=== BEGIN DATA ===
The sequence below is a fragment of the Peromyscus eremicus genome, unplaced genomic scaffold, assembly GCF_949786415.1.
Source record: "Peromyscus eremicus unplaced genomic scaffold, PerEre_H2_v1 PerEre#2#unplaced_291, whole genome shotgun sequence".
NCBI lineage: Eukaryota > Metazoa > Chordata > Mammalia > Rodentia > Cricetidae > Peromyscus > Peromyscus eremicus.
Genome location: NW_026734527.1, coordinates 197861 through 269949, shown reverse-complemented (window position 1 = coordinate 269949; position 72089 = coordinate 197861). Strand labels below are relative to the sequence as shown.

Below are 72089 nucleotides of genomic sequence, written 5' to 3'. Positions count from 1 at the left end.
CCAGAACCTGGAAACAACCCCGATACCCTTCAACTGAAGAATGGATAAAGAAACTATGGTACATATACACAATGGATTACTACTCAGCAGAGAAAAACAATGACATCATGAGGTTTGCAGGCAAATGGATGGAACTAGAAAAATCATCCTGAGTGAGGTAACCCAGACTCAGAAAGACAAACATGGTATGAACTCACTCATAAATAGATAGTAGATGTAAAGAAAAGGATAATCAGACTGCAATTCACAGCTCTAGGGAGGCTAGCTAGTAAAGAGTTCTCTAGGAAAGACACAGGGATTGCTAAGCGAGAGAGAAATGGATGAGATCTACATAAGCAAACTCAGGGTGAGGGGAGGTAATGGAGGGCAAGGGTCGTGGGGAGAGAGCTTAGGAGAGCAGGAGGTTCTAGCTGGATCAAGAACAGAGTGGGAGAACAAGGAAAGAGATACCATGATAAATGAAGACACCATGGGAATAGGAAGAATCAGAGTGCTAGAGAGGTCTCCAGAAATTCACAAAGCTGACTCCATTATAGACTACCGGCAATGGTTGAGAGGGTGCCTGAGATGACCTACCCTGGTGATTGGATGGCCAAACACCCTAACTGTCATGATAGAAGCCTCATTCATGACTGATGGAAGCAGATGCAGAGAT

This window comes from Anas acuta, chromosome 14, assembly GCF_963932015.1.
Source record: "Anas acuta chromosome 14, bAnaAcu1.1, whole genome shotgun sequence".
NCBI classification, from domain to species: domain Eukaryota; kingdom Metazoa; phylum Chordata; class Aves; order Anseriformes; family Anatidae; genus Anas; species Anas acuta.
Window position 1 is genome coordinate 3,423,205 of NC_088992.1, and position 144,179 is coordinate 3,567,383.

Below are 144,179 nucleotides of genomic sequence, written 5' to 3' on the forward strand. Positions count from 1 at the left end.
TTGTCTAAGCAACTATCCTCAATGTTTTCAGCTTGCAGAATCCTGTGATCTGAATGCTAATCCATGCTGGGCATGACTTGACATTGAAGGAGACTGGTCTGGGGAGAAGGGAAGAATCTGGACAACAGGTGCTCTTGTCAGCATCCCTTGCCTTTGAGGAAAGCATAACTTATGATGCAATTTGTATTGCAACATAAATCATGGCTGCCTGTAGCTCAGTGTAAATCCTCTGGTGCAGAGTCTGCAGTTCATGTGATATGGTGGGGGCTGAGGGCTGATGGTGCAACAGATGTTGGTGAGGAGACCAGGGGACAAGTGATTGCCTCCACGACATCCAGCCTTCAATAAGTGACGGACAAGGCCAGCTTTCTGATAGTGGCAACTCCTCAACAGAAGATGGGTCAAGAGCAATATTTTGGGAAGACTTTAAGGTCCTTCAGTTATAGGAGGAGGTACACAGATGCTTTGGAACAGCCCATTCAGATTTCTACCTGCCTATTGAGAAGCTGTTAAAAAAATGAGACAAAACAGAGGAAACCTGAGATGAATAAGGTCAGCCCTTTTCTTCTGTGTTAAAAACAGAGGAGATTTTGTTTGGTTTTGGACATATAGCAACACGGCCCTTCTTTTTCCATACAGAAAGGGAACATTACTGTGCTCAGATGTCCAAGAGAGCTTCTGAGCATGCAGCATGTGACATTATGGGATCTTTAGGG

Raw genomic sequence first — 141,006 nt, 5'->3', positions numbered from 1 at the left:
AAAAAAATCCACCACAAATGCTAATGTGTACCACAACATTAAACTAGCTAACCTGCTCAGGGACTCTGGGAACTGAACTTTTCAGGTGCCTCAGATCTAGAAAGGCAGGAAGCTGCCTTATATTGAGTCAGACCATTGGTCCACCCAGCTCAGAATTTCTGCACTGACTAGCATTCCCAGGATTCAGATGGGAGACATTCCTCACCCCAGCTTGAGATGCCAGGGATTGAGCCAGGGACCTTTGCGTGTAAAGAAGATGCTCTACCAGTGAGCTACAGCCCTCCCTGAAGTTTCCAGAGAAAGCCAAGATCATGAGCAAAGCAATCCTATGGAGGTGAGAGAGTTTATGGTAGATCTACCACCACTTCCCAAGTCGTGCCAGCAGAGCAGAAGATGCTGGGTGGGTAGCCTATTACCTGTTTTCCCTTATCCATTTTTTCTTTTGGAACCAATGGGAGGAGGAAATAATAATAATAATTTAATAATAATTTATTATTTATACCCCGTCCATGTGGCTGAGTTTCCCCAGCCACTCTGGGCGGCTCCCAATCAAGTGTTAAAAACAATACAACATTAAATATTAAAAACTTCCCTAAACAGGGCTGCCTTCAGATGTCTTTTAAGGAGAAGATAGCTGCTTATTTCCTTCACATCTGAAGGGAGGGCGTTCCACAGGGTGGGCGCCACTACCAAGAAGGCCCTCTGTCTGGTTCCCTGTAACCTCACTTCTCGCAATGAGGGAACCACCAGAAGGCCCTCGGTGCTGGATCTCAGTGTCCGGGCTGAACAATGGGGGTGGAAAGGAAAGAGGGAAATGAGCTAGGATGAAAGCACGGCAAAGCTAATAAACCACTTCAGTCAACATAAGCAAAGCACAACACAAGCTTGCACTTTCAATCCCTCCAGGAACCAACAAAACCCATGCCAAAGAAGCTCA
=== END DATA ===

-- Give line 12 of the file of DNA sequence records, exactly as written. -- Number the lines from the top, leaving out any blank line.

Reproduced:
TTGTCTAAGCAACTATCCTCAATGTTTTCAGCTTGCAGAATCCTGTGATCTGAATGCTAATCCATGCTGGGCATGACTTGACATTGAAGGAGACTGGTCTGGGGAGAAGGGAAGAATCTGGACAACAGGTGCTCTTGTCAGCATCCCTTGCCTTTGAGGAAAGCATAACTTATGATGCAATTTGTATTGCAACATAAATCATGGCTGCCTGTAGCTCAGTGTAAATCCTCTGGTGCAGAGTCTGCAGTTCATGTGATATGGTGGGGGCTGAGGGCTGATGGTGCAACAGATGTTGGTGAGGAGACCAGGGGACAAGTGATTGCCTCCACGACATCCAGCCTTCAATAAGTGACGGACAAGGCCAGCTTTCTGATAGTGGCAACTCCTCAACAGAAGATGGGTCAAGAGCAATATTTTGGGAAGACTTTAAGGTCCTTCAGTTATAGGAGGAGGTACACAGATGCTTTGGAACAGCCCATTCAGATTTCTACCTGCCTATTGAGAAGCTGTTAAAAAAATGAGACAAAACAGAGGAAACCTGAGATGAATAAGGTCAGCCCTTTTCTTCTGTGTTAAAAACAGAGGAGATTTTGTTTGGTTTTGGACATATAGCAACACGGCCCTTCTTTTTCCATACAGAAAGGGAACATTACTGTGCTCAGATGTCCAAGAGAGCTTCTGAGCATGCAGCATGTGACATTATGGGATCTTTAGGG